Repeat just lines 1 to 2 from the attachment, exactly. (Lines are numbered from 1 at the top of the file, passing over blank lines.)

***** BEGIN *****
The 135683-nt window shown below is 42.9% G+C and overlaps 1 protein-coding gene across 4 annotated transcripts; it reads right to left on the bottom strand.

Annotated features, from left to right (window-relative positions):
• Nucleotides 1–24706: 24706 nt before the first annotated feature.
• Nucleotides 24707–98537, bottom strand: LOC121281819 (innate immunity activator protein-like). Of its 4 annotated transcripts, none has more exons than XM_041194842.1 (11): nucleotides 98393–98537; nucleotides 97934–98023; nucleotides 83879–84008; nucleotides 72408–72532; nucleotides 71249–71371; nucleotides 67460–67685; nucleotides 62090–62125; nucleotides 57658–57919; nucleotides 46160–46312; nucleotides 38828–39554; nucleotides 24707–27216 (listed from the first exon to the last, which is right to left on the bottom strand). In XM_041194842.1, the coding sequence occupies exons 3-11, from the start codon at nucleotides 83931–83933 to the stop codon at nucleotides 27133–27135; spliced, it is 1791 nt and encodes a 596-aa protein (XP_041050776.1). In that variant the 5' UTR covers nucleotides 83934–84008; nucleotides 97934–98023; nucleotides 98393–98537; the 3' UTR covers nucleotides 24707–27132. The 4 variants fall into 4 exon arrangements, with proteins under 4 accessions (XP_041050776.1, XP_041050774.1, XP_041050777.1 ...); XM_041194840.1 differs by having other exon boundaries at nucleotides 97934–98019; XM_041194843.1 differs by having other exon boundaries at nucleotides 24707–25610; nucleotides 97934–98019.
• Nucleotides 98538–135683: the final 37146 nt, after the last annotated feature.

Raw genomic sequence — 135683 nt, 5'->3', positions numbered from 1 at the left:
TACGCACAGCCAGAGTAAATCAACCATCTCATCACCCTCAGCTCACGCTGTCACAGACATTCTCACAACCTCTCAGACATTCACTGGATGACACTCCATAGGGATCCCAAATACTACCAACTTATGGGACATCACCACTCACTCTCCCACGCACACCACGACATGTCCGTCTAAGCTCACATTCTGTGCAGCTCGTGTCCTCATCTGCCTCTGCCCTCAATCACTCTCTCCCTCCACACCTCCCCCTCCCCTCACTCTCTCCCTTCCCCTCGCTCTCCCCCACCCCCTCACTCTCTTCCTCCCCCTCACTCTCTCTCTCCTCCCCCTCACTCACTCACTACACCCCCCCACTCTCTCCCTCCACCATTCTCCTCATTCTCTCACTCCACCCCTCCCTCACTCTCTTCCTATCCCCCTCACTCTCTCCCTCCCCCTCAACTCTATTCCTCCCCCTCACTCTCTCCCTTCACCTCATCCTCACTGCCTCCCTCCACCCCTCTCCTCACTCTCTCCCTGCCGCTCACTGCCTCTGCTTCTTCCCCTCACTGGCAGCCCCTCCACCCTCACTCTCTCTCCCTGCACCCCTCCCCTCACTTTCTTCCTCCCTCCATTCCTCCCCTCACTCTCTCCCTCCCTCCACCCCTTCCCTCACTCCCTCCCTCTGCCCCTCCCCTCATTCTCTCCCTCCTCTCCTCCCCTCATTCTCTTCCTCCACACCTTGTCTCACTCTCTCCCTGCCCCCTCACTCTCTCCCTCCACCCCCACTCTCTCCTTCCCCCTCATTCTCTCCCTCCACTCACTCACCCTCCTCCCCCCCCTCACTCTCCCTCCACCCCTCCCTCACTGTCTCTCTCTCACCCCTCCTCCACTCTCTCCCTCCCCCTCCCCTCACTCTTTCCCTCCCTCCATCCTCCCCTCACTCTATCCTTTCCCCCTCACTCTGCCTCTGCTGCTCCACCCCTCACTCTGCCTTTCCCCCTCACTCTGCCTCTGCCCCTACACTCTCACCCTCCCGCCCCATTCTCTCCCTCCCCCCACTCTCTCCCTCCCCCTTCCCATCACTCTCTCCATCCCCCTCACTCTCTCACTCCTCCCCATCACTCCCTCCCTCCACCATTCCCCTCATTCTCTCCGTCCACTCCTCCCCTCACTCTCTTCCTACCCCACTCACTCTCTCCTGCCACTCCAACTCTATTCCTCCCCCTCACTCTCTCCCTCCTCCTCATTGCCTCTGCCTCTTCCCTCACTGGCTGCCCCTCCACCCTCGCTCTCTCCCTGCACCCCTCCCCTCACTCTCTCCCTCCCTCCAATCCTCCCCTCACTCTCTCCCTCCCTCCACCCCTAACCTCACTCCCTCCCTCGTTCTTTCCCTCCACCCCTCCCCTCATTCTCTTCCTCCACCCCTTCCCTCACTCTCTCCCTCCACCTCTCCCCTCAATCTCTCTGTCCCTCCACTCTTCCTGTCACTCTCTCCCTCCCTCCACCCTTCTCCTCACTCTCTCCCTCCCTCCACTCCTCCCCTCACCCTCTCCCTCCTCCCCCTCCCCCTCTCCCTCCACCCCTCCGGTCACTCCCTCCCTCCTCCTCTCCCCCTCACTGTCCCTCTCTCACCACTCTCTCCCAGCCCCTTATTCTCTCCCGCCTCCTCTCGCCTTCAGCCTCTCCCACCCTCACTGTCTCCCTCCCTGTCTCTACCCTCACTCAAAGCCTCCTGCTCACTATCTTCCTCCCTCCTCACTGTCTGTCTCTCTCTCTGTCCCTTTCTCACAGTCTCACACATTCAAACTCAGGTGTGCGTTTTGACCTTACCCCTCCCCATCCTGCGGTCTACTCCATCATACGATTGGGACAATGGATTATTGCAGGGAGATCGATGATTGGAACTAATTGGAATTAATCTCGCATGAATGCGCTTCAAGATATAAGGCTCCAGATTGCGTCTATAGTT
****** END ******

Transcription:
The 135683-nt window shown below is 42.9% G+C and overlaps 1 protein-coding gene across 4 annotated transcripts; it reads right to left on the bottom strand.

Annotated features, from left to right (window-relative positions):